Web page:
Forum Outlines NMU Action Steps


At Wednesday’s campus forum, NMU President Les Wong outlined action steps the university will take to offset 2006 legislative challenges associated with diminished state support and formula funding – both of which he described as “imminent.”


House Republicans on the higher subcommittee this year had proposed a Workforce Investment Needs (WIN) formula that would be based on enrollment and research productivity, as well as academic offerings and degree-completion rates. It is scheduled to be implemented in the next fiscal year.


“Despite the fact some universities have expressed dissatisfaction with certain elements of the formula, the WIN plan will serve as the starting point for a discussion of how state lawmakers can disperse $1.14 billion in higher education appropriations in a way that closes the gap in fiscal year equated student (FYES) funding,” Wong said.


Northern receives $5,424 per FYES, which is quite different from downstate campuses that receive $3,000 per FYES. But based on the formula, a dental hygiene program would be compensated at four times the rate of a teacher education program.


“The obvious question is, ‘Are dental hygienists worth four times more than K-12 teachers?’ The formula is replete with those kinds of examples,” Wong said. “Our job is to critique WIN since it does not address the unique situation of NMU in the U.P. We need to come up with a model that fits NMU – a rural, comprehensive master’s I university. The goal should be a fair formula that preserves the autonomy and uniqueness of each campus. We will be sharing our ideas with legislators in the coming months.”


The action steps Wong listed that will help Northern enhance its self-sufficiency are as follows: develop more entrepreneurial programming that offers revenue-generating potential through such avenues as corporate partnerships; increase research capacity through an accelerated, campus-wide effort to secure outside grants; contain costs and tuition increases; and boost off-campus enrollment.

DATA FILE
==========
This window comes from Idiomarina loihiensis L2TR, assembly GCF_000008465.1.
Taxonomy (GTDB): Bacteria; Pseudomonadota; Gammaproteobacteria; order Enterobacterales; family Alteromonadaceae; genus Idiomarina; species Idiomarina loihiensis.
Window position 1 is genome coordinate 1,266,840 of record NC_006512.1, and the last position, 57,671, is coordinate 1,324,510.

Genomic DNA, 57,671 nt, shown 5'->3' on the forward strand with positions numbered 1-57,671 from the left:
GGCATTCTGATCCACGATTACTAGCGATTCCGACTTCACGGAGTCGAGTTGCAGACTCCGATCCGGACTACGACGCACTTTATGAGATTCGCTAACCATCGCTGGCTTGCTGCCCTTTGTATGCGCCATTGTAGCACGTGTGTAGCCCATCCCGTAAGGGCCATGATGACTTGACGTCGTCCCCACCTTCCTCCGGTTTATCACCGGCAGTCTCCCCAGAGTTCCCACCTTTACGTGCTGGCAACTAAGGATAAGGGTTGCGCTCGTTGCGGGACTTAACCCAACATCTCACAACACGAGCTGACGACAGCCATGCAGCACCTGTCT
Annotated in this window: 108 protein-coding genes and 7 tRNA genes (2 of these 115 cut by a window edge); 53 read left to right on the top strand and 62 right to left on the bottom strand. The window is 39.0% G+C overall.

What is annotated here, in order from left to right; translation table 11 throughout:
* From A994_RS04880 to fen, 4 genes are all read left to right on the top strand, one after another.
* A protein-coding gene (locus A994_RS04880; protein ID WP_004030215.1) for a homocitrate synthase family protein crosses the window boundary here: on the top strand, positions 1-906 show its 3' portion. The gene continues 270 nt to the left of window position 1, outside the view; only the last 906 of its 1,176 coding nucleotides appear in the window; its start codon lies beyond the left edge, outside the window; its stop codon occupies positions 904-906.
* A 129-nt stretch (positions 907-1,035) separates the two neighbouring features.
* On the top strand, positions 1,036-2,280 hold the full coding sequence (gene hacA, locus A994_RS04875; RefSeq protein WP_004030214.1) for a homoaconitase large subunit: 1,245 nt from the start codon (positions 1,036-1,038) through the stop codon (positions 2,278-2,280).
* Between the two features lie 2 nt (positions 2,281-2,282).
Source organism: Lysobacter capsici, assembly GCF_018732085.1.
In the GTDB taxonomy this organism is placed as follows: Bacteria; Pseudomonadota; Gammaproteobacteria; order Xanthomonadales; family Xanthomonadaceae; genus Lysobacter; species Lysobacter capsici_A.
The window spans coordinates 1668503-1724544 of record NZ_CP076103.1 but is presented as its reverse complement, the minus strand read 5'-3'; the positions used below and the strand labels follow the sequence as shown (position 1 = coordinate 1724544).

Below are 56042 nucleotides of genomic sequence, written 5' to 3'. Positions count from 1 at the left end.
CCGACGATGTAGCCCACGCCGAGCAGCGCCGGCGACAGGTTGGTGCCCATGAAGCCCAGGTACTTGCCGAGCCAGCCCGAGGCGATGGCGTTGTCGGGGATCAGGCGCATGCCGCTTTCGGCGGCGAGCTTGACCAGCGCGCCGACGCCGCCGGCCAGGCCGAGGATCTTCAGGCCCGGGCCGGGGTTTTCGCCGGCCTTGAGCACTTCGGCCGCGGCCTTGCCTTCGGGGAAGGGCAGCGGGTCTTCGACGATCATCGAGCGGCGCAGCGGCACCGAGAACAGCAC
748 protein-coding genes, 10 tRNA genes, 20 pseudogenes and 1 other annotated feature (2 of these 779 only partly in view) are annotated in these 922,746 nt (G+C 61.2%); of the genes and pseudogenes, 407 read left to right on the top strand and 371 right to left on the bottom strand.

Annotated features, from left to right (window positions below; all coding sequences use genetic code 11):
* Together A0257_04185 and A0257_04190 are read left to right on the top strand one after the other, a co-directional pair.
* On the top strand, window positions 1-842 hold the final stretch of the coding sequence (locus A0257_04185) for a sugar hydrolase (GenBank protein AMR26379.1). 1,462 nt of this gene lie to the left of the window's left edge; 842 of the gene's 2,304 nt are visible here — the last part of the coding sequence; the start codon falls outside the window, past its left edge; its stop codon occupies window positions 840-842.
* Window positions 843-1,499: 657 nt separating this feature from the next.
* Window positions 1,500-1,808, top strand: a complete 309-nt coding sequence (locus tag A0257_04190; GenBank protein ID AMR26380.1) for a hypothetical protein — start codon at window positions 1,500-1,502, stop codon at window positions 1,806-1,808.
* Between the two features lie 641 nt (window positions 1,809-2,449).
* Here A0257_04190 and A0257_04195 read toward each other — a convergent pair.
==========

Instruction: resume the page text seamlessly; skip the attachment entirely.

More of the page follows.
“We are near the functional capacity of our campus so I’ve indicated that 1,000 more off-campus students are needed, but it might be closer to 500 or it might be 1,500,” Wong added. “I would love to see an NMU-Green Bay, or NMU-Beijing, or NMU-Chihauhua. We need to figure out a way to grow our off-campus enrollment. It’s either that, or an unpopular option arises: we could let tuition rise to meet the market demands. If we want to keep tuition down and keep costs down, growth is the only other option to balance our budget and fund necessary initiatives.”


Other challenges Wong discussed included unfunded state and federal mandates, a recently introduced federal bill that would punish institutions for “unfounded” tuition increases, and the possibility that federal financial aid might be depleted to help cover the costs of war. He said formula funding proposals in which degree-completion rates factor heavily will test Northern’s resistance to increasing admission standards.


Also at the forum, Wong said natural gas costs are expected to increase by $1.5 million – to $4.5 million – in 2005-06. NMU is investigating co-generation, which would involve an addition to the power plant to facilitate burning a variety of fuels including woodchips, coal, natural gas and fuel oil.


Fred Joyal announced the early stages of a new research partnership being established between NMU and Marquette General Hospital that builds on existing collaborations between the two entities. More details will be covered in a future issue of Campus.


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Updated: October 27, 2005

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